The simple facts with the Foveon x3 sensor is that all possible colours are captured at each pixel location, this fact alone increases the level of detail some three fold over a traditional sensor, that splits colour detection into groups of three pixels, each of which can only see one colour from (Red, Green or blue), the effect on an image using this method are the creation of unwanted artefacts in the final image. So the use of a filter over the sensor is needed to stop this effect. This filter blurs the detail level in the image by a factor of around a third at each pixel group locations.
In recent times traditional sensors have increased in pixel counts to a point where the effects of artefact creation are less than before, so some expensive camera models have removed the needed filter over the sensor. This is good and produces better image resolution, however you need a three times bigger image file size to produce the same level of true detail that you find from the Foveon sensor.
Large image sizes take up more disk space are slower to process and longer to upload or email.
My final question related to printed and end results, if you print an unprocessed file from the SD15 at the same size as one from say a Nikon D700, do you get the same detail in the final image, well I have found the answer to mostly be yes, in most cases, yes looking at large prints I can detect very little difference if any.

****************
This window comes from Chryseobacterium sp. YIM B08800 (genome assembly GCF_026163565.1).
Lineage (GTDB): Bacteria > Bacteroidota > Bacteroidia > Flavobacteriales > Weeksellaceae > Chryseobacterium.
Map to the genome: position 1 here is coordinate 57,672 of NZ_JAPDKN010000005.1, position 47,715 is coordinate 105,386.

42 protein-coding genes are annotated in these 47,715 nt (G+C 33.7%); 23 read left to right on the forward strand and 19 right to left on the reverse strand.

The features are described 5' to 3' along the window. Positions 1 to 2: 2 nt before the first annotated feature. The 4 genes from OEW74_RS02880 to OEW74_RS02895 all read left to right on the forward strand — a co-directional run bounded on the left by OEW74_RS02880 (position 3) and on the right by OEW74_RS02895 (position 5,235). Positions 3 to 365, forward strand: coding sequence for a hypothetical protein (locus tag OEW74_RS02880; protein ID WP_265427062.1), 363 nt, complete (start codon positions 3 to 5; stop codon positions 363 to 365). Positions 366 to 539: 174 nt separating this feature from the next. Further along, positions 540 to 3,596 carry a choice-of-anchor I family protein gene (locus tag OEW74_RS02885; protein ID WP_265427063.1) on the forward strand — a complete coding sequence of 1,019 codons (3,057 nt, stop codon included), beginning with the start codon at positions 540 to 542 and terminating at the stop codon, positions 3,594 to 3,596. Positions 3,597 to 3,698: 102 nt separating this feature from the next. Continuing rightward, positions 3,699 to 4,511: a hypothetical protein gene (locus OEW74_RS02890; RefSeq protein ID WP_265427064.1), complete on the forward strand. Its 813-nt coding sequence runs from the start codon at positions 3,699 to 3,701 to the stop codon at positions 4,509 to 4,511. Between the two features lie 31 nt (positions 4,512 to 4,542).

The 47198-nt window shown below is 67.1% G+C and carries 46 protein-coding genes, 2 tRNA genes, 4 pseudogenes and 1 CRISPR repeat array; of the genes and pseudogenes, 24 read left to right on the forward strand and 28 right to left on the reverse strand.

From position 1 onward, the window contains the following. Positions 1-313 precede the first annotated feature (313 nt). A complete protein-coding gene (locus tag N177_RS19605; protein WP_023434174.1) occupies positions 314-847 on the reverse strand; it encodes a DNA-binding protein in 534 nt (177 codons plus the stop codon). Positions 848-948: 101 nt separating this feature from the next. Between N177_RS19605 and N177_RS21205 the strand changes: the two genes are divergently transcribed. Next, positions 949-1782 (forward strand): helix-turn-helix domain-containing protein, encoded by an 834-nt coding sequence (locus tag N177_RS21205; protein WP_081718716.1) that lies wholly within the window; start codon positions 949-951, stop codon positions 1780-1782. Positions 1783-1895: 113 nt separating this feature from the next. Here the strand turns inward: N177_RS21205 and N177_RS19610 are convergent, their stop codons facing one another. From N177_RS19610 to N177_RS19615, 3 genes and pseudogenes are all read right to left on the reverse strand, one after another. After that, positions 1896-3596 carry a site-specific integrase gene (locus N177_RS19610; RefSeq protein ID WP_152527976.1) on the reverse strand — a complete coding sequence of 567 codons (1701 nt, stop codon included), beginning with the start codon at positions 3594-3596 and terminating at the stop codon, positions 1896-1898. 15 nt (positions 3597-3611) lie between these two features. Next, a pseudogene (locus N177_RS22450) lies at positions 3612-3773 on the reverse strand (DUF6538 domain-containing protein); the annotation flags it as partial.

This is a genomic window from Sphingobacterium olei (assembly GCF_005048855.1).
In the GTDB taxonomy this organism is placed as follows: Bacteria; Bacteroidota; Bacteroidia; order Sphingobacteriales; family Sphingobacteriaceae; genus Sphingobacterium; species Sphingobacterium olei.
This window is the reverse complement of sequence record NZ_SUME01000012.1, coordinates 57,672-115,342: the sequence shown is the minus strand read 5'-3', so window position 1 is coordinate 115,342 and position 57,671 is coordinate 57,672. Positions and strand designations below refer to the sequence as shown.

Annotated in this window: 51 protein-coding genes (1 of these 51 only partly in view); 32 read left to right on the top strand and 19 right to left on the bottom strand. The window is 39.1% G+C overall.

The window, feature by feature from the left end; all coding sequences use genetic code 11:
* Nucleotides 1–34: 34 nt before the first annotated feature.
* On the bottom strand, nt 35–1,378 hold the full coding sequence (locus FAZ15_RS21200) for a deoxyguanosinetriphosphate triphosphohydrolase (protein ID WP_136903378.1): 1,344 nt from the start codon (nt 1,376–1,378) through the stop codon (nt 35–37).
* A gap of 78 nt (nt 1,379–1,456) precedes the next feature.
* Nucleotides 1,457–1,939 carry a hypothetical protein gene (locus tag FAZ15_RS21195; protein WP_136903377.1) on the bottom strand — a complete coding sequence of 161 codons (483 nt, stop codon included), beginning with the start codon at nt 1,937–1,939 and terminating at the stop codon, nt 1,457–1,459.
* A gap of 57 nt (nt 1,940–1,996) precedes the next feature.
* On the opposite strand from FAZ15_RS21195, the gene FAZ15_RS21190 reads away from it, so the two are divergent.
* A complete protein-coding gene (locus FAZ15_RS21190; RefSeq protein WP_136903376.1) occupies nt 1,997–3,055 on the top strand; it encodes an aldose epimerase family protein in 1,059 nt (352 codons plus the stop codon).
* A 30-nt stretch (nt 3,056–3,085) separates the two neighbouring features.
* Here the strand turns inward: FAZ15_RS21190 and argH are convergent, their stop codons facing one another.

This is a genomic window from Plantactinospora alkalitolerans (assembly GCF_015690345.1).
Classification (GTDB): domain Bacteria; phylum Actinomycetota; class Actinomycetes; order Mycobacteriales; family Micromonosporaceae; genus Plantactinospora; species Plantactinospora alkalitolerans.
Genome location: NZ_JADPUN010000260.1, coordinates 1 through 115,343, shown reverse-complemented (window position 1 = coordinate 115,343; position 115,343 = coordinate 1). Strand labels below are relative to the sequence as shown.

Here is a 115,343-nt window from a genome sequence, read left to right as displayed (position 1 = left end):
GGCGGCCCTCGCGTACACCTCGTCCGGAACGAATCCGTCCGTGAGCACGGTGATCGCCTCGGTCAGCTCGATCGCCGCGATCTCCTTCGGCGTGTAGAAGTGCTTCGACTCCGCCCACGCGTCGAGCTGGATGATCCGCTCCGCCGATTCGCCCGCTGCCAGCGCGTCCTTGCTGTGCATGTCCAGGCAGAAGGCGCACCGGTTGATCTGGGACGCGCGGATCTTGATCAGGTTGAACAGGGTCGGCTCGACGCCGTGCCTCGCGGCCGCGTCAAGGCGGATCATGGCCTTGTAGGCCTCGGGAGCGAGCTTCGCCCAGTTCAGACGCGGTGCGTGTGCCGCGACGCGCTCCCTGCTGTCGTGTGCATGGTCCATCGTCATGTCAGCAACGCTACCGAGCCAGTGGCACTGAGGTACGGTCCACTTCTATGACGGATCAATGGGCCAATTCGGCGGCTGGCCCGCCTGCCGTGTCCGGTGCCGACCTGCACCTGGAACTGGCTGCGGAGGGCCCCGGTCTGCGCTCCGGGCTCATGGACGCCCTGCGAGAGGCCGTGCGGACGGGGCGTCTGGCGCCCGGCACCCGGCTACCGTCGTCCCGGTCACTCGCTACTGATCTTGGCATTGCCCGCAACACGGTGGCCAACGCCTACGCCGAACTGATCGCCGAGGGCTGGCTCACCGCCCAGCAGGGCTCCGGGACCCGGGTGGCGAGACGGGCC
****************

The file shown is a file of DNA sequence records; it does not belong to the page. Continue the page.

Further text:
Don’t get me wrong, I still own and use other cameras , however I have been amazed at the results from this Camera and its Foveon sensor, the colour definition is also wonderful.
Sigma and Foveon claim that the SD15 has 14 million pixels, but this is in three layers and that the newer Sigma Sd1 has 48 million pixels again layered, this is a difficult and controversial claim as each image size is only the given amount divided by three.
However if you take into account that they are only saying this because the camera market has taken as a standard, mega-pixel counts, image detail and colour definition are a much harder subject to sell, to the general public. So what Sigma and Foveon are doing with this claim of high pixel count is to say our cameras produce the same detail yet better colour definition than other cameras with traditional sensors at the level of 14mp or 48mp.